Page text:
- The Washington Times - Friday, December 1, 2006

The world recognizes the artist Rembrandt van Rijn (1606-1669) as one of its most spiritual and humane — and what better excuse to celebrate his genius than the 400th-anniversary of his birth?With “Strokes of Genius: Rembrandt’s Prints and Drawings,” the National Gallery of Art joins a multitude of museums in honoring this master of graphic art. At the National Gallery, visitors can see that he’s equally joyful with the minimal in sketchy landscapes and exuberant in complexly etched and engraved portraits such as “The Great Jewish Bride.”

The National Gallery of Art, fortunately, owns one of the nation’s great collections of Rembrandt graphics — built from the cache given by Sears, Roebuck and Co. magnate Lessing J. Rosenwald in 1934 — and it has placed 22 Rembrandt drawings and 170 prints on view.

Of course, the great ones are there: the grimacing, mocking “Self-Portrait, Laughing” at the show’s beginning; “Abraham Entertaining the Angels,” hidden for about 300 years on the back of a landscape painting; the iconic, minimally rendered “The Three Trees”; and “Christ Crucified Between the Two Thieves: The Three Crosses,” shown in four versions.

Note that the exhibit is divided into five rooms:

• “In the Street” and “In the Studio,” in the first gallery, are mainly of figurative subjects in Rembrandt’s Amsterdam neighborhood.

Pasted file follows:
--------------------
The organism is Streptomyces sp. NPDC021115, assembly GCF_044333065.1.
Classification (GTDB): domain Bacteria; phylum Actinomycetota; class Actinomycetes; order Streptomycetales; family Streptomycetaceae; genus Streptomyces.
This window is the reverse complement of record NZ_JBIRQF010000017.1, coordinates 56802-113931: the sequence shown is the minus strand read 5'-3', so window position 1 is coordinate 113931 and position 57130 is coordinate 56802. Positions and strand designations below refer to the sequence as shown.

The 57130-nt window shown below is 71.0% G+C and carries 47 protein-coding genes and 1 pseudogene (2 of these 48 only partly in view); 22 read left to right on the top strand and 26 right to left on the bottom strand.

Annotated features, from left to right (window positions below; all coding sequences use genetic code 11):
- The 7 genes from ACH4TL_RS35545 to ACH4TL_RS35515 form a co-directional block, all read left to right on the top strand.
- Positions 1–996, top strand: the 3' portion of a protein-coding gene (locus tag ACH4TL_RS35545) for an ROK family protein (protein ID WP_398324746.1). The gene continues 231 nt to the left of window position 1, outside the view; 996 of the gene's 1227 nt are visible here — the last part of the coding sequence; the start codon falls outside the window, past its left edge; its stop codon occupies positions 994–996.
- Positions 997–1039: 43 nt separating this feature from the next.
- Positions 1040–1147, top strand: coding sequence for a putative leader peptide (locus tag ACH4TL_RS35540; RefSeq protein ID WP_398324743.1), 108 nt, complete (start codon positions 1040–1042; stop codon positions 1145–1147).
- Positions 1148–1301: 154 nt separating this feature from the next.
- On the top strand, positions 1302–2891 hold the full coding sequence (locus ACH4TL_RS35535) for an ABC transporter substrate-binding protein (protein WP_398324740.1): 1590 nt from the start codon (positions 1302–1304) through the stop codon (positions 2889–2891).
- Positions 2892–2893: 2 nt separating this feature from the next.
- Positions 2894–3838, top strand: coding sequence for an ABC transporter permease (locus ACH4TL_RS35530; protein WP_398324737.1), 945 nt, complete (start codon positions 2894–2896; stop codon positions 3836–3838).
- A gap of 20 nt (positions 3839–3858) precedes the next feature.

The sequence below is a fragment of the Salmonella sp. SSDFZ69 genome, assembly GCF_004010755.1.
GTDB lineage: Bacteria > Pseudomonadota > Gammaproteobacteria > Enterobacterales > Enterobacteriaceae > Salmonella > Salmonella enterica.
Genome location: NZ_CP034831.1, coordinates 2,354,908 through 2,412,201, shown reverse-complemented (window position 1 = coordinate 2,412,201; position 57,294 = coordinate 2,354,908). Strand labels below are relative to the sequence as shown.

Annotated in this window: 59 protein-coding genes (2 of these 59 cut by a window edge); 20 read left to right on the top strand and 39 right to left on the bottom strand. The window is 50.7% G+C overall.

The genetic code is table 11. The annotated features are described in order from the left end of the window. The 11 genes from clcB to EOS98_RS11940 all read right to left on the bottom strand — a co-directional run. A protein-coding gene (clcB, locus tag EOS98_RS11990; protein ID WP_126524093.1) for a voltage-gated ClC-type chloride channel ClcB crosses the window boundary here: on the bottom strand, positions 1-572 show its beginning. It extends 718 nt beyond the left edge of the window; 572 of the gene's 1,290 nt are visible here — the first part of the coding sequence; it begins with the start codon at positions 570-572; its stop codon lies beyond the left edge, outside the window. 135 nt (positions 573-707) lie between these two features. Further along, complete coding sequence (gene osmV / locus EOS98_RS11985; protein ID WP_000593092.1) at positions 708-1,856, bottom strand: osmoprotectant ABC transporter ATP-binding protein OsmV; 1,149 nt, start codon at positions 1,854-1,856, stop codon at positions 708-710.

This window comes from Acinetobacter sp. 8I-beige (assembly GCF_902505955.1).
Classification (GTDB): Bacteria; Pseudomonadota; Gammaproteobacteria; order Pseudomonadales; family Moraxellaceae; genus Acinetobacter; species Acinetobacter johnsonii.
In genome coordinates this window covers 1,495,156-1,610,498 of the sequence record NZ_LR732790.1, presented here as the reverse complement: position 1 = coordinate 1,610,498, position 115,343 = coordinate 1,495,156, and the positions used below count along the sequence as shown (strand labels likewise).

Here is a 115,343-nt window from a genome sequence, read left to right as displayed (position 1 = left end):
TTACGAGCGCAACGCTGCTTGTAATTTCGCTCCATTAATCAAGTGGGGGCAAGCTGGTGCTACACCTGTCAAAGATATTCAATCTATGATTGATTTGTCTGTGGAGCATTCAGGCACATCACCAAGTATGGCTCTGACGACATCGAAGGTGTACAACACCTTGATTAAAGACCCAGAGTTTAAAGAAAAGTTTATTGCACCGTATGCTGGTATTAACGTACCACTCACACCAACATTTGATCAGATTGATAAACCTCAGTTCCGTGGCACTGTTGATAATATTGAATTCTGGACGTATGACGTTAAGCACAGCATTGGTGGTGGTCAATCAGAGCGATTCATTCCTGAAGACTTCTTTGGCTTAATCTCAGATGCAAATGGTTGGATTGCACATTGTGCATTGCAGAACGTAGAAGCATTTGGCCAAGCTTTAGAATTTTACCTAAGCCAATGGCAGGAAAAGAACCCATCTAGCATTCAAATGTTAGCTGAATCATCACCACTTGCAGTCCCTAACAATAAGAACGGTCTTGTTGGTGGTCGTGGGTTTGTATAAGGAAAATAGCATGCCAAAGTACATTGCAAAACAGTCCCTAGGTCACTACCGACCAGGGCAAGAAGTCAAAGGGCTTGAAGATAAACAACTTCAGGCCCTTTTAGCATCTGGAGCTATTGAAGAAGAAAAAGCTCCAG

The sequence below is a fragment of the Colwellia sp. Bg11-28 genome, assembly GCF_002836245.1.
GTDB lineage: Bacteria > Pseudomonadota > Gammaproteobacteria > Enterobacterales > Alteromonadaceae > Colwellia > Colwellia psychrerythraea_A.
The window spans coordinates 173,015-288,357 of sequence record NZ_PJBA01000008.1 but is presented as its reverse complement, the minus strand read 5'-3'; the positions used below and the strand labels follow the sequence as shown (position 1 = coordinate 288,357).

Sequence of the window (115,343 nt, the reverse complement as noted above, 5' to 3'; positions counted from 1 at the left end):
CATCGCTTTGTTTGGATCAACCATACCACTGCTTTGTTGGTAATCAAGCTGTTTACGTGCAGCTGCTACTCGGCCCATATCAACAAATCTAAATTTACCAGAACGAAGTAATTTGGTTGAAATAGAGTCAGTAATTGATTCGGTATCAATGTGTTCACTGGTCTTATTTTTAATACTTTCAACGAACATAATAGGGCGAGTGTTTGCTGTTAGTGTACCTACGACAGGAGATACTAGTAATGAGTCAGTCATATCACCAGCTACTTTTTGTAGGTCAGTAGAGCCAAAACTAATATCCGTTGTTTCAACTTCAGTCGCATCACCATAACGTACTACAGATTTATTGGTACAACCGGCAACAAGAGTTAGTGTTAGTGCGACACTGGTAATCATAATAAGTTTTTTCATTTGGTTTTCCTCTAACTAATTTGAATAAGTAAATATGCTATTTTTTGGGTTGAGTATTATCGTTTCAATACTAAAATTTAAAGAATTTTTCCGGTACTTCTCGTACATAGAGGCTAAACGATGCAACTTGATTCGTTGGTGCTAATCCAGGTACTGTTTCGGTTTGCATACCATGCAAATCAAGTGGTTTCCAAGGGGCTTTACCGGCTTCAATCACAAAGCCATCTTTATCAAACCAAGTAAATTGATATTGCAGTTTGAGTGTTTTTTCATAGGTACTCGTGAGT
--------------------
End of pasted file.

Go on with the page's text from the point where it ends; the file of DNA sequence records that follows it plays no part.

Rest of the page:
• “The People Rembrandt Knew,” in the second gallery, offers self-portraits and portraits of friends and family.

• “Country Walks Around Amsterdam” shows his genius for minimal, horizontally configured landscapes.

• “Histories and Figures in the Bible” reveals how great are his interpretations of legendary figures from both the Old Testament and New Testament.

• “What Makes One Rembrandt Better Than Another?” — in the final gallery — explains how etchings can be altered expressively from a single print.

The artist worked with two major intaglio processes on metal plates.

Etching is a technique by which lines are eroded on the surface of metal plates with acids. Repeated printings and reworkings of the copper plates yield different-looking prints called “states.”

By contrast, a graver cuts V-shaped trenches in engraving plates. Not surprisingly, the two processes are often combined, writes William Ivins Jr. in his book “How Prints Look.”

One of the most successful combinations is the exhibit’s “The Great Jewish Bride.” Rembrandt dressed up his wife, Saskia, in an elegant fur-lined velvet dress to show her as Esther from the Old Testament.

The show saves its best work for near the end with the four versions of the monumental “Christ Crucified Between Two Thieves: The Three Crosses,” the exhibit’s stars. The wall text tells visitors: “Daringly, Rembrandt drew the entire image directly on copper with sharp strokes of a drypoint needle. A triangle of light from the heavens penetrates a surrounding gloom and illuminates the emaciated body. Sorrowing witnesses stare.” (In drypoint, a sharp round point is pushed into a metal plate.)

Clearly, “Christ Crucified” goes beyond what usually is known as spirituality. It penetrates our souls as few works in the history of art do.

WHAT: “Strokes of Genius: Rembrandt’s Prints and Drawings”

WHERE: National Gallery of Art, Fourth Street and Constitution Avenue NW

WHEN: 10 a.m. to 5 p.m. Mondays through Saturdays and 11 a.m. to 6 p.m. Sundays, through March 18 .


PHONE: 202/737-4215

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